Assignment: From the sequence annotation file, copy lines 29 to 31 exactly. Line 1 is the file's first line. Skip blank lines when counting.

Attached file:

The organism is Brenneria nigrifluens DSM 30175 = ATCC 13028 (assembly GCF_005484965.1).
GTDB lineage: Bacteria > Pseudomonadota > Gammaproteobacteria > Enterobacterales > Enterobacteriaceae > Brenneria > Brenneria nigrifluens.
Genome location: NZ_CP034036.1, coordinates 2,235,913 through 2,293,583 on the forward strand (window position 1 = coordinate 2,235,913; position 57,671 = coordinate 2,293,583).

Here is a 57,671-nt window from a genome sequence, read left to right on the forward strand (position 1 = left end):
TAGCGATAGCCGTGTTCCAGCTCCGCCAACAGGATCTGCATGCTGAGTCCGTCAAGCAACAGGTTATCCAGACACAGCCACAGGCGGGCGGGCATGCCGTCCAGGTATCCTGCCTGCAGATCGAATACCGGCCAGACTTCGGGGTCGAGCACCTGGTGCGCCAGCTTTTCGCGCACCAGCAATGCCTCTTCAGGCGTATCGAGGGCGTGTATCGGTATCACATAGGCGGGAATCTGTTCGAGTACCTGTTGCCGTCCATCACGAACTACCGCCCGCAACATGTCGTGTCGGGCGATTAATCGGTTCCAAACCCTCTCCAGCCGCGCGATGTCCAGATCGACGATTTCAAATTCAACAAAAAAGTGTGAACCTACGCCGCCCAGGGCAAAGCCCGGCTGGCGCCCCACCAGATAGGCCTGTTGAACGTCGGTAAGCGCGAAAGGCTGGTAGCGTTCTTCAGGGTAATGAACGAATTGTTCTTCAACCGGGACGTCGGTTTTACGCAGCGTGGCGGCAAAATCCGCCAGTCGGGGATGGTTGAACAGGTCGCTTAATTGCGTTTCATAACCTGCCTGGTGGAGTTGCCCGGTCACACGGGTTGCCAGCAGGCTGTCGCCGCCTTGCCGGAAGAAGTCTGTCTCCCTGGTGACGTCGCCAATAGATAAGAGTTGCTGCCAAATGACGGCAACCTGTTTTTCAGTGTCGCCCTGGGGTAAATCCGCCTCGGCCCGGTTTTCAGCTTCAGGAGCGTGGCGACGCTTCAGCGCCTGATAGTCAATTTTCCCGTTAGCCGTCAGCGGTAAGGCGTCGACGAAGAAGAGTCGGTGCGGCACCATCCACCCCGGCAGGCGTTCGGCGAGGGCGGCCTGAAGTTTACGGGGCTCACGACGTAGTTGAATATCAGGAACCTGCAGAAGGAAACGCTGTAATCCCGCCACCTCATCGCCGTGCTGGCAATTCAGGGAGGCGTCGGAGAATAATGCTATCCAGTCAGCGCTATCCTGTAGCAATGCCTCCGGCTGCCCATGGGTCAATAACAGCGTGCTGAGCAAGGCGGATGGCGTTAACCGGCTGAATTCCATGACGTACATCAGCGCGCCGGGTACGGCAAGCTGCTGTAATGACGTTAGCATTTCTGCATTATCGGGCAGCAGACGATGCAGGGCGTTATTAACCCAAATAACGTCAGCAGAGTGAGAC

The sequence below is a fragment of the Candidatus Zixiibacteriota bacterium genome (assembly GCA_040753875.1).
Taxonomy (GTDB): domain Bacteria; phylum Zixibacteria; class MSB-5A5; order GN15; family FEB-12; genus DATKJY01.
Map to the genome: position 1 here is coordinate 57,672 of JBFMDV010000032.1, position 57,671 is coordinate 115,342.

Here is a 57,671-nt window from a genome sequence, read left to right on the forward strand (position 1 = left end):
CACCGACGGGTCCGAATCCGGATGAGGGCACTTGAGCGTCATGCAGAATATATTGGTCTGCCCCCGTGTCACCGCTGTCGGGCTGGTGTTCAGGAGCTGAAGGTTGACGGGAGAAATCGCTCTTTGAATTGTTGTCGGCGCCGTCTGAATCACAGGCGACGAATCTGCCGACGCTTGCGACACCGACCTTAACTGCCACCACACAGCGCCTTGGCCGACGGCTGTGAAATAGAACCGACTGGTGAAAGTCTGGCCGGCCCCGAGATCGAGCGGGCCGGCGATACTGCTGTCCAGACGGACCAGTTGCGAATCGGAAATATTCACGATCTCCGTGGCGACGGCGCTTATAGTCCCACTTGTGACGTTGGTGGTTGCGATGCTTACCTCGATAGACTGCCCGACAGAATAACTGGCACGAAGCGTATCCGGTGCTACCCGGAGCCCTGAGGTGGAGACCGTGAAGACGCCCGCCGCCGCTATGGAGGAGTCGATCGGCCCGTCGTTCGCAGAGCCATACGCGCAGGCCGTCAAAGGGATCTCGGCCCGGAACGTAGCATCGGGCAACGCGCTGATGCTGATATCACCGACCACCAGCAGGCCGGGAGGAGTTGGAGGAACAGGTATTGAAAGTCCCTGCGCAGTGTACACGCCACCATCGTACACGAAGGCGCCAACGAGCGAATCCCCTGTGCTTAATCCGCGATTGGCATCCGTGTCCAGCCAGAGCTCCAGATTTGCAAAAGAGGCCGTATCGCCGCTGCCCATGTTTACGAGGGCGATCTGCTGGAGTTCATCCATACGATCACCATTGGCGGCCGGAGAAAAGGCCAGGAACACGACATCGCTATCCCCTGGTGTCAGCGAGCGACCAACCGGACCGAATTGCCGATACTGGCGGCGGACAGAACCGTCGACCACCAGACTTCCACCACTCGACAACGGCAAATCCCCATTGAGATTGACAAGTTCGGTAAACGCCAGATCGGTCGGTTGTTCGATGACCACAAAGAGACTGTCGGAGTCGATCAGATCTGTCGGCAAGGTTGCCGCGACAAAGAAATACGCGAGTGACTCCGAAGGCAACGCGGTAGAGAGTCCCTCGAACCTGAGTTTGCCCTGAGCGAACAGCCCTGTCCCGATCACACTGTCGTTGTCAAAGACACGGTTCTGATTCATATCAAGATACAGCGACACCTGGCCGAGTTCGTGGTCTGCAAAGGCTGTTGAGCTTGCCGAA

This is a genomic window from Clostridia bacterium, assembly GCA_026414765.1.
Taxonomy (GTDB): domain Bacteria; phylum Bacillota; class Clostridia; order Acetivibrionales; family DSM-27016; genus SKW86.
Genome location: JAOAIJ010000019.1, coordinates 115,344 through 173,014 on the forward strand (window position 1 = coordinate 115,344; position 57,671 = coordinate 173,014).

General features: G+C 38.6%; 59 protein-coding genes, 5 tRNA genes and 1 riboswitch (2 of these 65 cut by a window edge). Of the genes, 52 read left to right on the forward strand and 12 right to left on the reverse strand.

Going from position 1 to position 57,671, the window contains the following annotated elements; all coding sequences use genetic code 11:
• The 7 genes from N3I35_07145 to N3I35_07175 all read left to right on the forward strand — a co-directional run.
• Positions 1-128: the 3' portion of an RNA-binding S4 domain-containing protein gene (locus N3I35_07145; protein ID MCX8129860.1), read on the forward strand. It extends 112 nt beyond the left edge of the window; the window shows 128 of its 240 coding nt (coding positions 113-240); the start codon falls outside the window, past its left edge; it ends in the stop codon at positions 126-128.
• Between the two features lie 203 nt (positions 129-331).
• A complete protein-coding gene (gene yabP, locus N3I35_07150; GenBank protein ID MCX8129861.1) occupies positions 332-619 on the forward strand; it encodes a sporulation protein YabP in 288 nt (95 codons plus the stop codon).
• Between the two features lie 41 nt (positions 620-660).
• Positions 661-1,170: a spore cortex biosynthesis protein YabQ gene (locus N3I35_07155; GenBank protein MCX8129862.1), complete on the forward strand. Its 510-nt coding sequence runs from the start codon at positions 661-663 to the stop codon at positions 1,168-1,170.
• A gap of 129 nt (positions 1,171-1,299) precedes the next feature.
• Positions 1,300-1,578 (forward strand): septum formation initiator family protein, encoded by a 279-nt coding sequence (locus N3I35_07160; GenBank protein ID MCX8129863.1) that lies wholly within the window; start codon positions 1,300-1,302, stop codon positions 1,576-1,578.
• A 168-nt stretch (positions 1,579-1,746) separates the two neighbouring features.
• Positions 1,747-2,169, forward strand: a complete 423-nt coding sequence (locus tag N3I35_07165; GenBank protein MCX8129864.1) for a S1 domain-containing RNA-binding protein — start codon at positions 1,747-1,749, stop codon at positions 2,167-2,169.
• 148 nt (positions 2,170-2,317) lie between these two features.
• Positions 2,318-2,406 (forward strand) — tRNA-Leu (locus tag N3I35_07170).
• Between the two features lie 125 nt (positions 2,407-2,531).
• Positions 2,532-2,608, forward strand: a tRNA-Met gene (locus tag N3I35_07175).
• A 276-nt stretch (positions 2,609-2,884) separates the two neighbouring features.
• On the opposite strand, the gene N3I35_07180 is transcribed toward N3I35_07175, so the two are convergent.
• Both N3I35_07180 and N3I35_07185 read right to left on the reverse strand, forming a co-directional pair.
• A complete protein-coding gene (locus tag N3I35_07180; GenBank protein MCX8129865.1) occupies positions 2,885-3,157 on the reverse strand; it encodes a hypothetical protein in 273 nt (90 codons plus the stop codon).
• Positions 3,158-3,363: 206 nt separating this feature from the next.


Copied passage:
• Positions 2,532-2,608, forward strand: a tRNA-Met gene (locus tag N3I35_07175).
• A 276-nt stretch (positions 2,609-2,884) separates the two neighbouring features.
• On the opposite strand, the gene N3I35_07180 is transcribed toward N3I35_07175, so the two are convergent.